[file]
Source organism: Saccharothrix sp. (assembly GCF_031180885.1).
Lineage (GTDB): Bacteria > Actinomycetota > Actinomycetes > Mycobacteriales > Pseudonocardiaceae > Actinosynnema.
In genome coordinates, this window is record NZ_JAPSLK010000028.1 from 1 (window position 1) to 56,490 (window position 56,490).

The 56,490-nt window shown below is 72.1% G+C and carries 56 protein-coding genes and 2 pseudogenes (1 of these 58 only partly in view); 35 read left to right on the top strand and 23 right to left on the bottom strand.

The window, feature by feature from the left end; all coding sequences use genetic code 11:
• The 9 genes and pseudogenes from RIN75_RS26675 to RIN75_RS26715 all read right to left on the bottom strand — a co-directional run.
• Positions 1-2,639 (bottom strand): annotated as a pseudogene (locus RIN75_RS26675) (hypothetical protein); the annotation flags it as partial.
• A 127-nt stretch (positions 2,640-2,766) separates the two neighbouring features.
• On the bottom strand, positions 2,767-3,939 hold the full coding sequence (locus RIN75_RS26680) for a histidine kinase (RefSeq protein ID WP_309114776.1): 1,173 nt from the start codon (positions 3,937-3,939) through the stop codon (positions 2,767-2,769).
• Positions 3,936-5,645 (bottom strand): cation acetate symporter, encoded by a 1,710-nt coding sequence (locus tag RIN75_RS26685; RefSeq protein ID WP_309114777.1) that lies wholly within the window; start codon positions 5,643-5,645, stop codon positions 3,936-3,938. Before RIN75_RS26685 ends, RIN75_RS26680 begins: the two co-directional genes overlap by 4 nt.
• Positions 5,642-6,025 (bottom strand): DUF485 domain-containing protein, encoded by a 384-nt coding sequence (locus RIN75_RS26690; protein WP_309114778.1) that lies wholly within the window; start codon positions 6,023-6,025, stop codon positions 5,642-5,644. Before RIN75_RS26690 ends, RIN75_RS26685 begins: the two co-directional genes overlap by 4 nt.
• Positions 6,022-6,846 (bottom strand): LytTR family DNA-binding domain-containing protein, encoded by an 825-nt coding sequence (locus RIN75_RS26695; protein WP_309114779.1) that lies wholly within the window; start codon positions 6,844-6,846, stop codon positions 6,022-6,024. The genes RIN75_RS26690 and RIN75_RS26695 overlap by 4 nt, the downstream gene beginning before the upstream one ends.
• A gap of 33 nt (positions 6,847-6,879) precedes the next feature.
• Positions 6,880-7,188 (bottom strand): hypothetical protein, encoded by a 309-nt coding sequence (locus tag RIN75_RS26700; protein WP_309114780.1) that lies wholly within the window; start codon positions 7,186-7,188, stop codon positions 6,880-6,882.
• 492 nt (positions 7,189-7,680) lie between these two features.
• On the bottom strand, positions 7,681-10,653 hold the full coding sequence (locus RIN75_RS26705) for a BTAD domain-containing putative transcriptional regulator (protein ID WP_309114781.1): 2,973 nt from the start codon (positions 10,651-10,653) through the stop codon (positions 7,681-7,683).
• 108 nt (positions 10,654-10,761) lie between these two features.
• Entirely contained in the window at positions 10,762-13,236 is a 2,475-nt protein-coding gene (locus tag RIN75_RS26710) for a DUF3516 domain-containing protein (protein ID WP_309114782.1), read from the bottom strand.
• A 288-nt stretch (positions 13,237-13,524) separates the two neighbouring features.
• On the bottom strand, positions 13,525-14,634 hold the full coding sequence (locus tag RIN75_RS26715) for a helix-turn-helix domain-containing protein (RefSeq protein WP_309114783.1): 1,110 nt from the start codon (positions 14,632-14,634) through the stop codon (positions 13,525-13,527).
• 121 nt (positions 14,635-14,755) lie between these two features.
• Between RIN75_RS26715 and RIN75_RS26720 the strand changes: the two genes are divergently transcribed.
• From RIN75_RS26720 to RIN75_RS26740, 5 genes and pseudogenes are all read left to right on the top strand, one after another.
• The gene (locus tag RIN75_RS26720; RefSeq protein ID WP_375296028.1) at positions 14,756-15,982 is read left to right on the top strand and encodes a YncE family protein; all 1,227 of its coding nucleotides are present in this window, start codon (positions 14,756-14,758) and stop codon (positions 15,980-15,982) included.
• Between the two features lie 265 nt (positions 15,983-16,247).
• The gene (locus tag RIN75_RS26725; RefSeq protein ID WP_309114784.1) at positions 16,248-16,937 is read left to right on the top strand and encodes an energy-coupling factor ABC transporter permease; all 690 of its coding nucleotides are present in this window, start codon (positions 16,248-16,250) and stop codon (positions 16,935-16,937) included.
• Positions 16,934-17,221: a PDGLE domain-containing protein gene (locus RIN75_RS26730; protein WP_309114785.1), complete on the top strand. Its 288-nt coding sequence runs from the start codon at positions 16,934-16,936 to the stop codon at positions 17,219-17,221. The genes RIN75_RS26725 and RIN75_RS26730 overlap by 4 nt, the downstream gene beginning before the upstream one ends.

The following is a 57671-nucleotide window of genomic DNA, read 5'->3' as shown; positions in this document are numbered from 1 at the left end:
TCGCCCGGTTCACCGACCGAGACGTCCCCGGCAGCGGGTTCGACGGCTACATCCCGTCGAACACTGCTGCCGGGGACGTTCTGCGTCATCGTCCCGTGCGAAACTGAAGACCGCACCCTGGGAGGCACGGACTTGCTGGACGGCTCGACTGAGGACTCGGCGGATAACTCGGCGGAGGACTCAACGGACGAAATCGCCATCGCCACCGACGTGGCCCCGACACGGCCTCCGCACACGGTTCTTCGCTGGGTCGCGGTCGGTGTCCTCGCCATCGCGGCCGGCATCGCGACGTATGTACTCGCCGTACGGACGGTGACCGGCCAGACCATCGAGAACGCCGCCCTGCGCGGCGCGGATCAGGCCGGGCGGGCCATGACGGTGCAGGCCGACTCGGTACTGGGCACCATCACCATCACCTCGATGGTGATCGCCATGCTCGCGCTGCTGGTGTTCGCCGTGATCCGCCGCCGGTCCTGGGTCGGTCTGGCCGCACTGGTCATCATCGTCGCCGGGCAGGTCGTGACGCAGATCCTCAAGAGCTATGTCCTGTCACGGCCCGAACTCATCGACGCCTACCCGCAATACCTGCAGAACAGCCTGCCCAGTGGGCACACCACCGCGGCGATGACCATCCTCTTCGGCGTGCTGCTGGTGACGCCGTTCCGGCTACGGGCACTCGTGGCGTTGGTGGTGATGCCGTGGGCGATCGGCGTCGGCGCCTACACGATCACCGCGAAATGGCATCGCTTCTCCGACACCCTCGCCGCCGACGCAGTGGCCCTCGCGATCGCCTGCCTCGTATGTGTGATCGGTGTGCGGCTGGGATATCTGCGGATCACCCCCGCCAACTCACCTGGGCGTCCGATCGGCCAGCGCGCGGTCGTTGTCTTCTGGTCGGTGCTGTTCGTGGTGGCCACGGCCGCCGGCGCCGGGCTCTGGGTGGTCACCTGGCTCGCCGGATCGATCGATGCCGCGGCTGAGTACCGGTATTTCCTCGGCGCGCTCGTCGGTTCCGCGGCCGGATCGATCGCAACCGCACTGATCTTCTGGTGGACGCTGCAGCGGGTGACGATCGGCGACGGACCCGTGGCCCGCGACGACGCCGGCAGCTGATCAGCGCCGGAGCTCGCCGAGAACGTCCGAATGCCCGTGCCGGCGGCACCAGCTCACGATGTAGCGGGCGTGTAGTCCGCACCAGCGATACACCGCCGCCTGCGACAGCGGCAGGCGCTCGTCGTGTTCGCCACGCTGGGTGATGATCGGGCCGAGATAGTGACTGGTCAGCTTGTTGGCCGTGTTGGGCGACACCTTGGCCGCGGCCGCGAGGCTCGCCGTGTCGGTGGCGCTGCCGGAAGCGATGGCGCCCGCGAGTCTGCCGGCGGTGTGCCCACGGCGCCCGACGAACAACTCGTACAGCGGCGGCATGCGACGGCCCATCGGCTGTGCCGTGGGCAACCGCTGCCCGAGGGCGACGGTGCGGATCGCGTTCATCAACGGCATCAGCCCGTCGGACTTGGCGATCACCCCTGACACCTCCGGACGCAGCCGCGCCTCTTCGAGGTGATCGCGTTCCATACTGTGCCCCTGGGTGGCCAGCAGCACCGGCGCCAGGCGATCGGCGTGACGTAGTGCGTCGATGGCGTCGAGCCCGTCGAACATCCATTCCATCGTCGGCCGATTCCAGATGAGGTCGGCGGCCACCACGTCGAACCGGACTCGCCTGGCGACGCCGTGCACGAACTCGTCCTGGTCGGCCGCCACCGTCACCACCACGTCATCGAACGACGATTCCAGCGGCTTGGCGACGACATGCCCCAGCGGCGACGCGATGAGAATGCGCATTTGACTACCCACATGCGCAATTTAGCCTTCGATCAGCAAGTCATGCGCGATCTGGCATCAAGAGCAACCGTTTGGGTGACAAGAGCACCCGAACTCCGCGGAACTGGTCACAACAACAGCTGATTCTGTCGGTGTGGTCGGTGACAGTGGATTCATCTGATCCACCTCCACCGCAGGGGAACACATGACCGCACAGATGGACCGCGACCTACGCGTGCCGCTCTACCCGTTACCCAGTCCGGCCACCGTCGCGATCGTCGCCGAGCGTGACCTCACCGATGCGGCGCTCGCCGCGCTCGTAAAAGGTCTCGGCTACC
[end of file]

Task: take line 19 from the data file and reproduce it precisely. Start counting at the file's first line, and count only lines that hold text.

• A 288-nt stretch (positions 13,237-13,524) separates the two neighbouring features.